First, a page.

The alarm goes at six, and we are off. The boat across the lake is effectively the local bus, and we make half a dozen shops in an hour before reaching the town of San Pedro, at the base of the volcano of the same name. This is the Guatemalan equivalent of commuting. On the way there are various posh houses with speedboats, which wouldn’t look out of place in Marlow. The difference though is the very steep terrain behind them, a vast percentage of which has been stripped of woods and planted with maize. This renders the whole place very susceptible to rapid erosion and devastating mudslides. In my humble opinion, a bout of heavy rain would be very likely to bring the hills down on these lakeside dwellings.
We stare up at the mountain. It is about 5,000 feet high and we are already at an altitude of about 3-4,000 feet. So if you got to the top, you would be about 9,000 feet above sea level. Our guide sets off at a rapid pace, for a trek that is due to last about 3 hours, to the summit. After 15 minutes we are panting and wheezing or, as a friend of mine would say, “sweating up like a scouser in Dixons”. We plough on for an hour or so, taking more and more frequent breaks. It’s not the legs that are struggling, it’s the gasping for breath. That then makes your head pound. We are reasonably fit and the exhaustion is certainly disproportionate to the effort. This is soroche, or altitude sickness, in a mild form. You are okay if you stand still, but any activity can hurt more than usual. If you fly into La Paz, Bolivia, at 6,000 feet, you are greeted by oxygen tanks at the airport. If you carry your bags up three storeys, as I did, you are wheezing like a good ‘un. I felt slightly pissed the bulk of the time I was there. But climbing a volcano had made this far more unbearable. Half way up, we called a halt. It was 9.30am. The volcano had defeated us in an hour and 15 minutes. We had climbed 2,500 feet and the view over the lake was breathtaking, but so was the effort. Still, we paused to enjoy the view at 7,500 feet above sea level and then enjoyed a considerably more pleasant descent. The boat back was direct, so within 15 minutes we were back enjoying a well-earned beer in Panajachel, technically defeated by topography, but not unhappy. At least we tried, and the view was a significant step up from that of the hotel bar.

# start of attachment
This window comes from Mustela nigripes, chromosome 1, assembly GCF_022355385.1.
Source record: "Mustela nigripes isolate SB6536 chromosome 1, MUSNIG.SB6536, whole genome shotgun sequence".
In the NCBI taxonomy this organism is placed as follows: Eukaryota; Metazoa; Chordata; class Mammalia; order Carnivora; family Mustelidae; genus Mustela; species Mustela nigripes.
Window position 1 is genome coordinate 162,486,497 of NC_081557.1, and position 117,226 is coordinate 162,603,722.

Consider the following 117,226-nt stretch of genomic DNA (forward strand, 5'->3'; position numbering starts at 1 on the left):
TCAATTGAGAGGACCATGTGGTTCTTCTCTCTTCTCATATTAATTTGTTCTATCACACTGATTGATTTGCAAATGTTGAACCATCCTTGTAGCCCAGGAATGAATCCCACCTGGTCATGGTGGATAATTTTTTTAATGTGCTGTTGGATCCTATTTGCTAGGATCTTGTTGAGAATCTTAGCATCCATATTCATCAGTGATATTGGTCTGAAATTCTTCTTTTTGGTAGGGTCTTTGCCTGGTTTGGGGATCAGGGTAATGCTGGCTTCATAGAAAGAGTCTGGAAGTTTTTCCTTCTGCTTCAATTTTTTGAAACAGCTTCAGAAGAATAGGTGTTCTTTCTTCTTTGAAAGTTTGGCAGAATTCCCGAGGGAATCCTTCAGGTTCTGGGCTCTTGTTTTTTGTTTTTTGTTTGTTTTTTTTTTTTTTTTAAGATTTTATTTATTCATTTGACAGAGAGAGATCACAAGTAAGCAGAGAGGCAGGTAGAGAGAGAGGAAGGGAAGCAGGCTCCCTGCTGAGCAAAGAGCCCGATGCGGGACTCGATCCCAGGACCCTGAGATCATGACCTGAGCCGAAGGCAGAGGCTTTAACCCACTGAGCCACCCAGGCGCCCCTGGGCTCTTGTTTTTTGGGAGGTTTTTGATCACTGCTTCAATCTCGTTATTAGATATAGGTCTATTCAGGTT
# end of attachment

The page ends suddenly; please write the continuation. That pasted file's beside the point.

The volcano in question is one of seven that surround the lake, some dormant, some active. There are many theories about their origin, which are recorded at the local Lacutre Museum, or the lack lustre as we christened it. Inside is a lot of pottery excavated from the Lake. Either it was part of their religious ceremonies to chuck it all in, or they were simply throwing it away. There were also detailed descriptions of tribal feuds and movements. The English translations descend into farce when outlining the “revolting quiche” and how “great amounts of quiche attacked their neighbours”, which I suppose is a form of culinary excess. But the most helpful explanations concerned the history of the volcanoes. Basically, the whole area of the lake used to be one massive volcano about 15 miles across, called a cauldera. After a massive eruption extruded so much material, it eventually collapsed under its own weight and formed the lake by diverting the three local rivers to pour into it. Remaining magma then had to find its own route to the surface, resulting in the surrounding volcanoes.